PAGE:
Groups are never homogeneous – one cannot simply take in the big picture at an archaeological site and understand the fine details of a society.  In an article focusing on gender, Clayton tells us that we cannot analyze a society as a unit, or we would be unable to focus in on important details such as gender (2010).  Gender is a culturally constructed concept that sorts biologically male and female individuals into roles within the household and community, an important task for the construction of day-to-day life.  Here, we explore the roles and privileges experienced by women in Mayan cultures.  This theme of gender permeated throughout the Mayan culture, from beautification routines to access to nutrition.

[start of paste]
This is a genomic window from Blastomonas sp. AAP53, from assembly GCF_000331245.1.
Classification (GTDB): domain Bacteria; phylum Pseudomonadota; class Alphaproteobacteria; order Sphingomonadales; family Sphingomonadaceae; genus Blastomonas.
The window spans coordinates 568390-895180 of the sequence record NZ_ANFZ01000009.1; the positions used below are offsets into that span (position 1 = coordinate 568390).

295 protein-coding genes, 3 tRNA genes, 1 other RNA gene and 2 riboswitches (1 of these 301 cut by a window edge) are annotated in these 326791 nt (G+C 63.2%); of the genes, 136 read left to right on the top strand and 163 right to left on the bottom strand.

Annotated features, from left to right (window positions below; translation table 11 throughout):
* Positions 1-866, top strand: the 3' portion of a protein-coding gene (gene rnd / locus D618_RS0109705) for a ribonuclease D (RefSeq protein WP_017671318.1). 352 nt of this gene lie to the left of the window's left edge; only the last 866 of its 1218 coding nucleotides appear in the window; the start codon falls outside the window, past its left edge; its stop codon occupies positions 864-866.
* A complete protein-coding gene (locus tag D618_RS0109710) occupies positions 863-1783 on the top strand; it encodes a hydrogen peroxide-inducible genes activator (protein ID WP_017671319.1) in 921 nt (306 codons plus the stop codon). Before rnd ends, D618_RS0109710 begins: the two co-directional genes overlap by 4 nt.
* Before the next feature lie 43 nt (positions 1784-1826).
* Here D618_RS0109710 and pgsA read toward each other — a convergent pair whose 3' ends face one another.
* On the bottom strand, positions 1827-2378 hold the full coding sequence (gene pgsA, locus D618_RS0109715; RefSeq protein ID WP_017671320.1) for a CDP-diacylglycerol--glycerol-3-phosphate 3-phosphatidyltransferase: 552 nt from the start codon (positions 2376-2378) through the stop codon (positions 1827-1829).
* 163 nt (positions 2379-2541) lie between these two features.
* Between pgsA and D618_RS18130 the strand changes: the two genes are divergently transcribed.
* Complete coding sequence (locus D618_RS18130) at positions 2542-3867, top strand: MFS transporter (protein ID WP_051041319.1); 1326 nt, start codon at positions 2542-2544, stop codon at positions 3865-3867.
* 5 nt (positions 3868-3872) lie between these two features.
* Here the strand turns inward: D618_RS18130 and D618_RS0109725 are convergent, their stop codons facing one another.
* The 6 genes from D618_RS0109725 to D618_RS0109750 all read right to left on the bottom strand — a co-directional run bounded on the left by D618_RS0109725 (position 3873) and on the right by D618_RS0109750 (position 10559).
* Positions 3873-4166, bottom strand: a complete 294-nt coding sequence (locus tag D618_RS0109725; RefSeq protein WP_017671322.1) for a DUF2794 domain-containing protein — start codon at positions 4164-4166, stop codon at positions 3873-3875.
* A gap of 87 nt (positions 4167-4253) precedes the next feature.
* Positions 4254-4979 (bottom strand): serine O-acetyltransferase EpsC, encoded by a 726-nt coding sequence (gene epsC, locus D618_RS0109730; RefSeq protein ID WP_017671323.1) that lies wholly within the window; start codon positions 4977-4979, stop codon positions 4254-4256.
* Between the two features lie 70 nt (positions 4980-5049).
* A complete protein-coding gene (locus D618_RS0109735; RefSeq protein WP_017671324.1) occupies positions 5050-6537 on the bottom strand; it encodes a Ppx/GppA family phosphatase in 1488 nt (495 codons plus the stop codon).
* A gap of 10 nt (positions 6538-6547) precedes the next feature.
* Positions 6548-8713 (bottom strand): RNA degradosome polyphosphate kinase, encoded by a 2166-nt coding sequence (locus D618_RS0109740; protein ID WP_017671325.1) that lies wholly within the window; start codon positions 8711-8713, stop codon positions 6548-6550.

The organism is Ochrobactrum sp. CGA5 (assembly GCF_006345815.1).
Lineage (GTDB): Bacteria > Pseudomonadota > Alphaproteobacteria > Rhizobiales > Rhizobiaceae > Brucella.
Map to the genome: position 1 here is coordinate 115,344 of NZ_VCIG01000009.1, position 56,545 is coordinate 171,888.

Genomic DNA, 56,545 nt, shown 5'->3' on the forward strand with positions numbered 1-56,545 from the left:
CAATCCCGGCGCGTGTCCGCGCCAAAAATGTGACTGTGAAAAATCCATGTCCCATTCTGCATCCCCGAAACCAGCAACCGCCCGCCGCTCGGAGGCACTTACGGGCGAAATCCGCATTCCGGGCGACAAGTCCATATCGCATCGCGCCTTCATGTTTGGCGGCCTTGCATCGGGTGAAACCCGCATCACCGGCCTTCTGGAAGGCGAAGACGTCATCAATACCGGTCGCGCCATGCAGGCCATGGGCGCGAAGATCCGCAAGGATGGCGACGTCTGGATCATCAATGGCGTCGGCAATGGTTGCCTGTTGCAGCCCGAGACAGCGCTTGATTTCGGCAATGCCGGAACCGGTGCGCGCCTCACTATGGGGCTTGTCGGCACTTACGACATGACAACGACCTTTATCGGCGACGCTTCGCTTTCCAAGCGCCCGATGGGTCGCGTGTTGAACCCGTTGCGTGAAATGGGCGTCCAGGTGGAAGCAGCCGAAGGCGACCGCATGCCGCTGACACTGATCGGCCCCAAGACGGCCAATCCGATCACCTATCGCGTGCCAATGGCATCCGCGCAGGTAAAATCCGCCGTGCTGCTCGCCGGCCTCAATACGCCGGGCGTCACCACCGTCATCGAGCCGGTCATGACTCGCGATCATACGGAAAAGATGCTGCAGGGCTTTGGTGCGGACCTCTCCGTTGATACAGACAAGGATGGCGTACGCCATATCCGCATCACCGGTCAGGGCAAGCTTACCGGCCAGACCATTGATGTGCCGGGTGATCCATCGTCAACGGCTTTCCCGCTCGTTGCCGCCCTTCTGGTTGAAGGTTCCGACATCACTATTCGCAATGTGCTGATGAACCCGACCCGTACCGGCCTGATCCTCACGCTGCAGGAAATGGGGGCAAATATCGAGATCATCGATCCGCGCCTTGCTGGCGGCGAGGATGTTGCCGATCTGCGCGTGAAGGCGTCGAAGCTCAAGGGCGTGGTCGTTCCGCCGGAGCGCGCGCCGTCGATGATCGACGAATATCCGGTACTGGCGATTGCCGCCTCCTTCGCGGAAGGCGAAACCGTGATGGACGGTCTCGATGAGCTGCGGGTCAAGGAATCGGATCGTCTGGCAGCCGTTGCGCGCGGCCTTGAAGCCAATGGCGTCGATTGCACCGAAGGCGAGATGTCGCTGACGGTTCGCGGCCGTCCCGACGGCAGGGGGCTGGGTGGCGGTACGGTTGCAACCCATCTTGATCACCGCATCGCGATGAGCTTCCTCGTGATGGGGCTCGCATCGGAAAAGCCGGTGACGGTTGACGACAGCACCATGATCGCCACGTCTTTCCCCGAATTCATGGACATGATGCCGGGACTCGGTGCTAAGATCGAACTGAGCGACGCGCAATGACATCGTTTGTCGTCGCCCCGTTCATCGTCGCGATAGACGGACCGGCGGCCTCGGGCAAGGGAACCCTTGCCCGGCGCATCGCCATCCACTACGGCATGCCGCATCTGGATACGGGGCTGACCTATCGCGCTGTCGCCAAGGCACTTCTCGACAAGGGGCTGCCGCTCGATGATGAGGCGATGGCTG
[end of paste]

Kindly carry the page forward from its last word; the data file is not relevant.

While biological studies of skeletons can’t tell us everything about an individual, however, they can sometimes provide useful insight into cultural practices regarding gender. For example, ancient Mayan burial sites reveal evidence of cranial modification, a suggestion that appearance of an erect or oblique head was important socially (Romero-Vargas 2010).  While 88.65% of crania evaluated in a study of 94 Classic Mayan sites exhibited artificial shaping (Tiesler 1999), a specific study at Yaxuna indicated that female infants were twice as likely to be subjected to cranial modification than males (Arden, 2002). It is also believed that because this practice began in early infancy and women are frequently depicted in art as the performers of deformation, that females were responsible for maintaining this cultural tradition. This suggests that women were perhaps held to higher standards regarding personal aesthetics, and that they maintained a more domestic role in society through childcare (Tiesler). The styles of Classic Mayan tooth decorations also show differences in male and female treatment as well: while tooth adornment was more common in women who generally favored filings, males over the age of 15 would inlay gems such as hematite and jade into their teeth, indicating higher wealth (Tiesler). It is important to note though, that gender differences disappear once considering women of elite status. While some scholars  attempt to highlight that women had less access to food resources than men through anemia studies, these differences are mainly related to social class, as elite women skeletons were not found in ill health (Grauer, 1998). Physical difference between females and males are much more apparent among individuals of lower social status.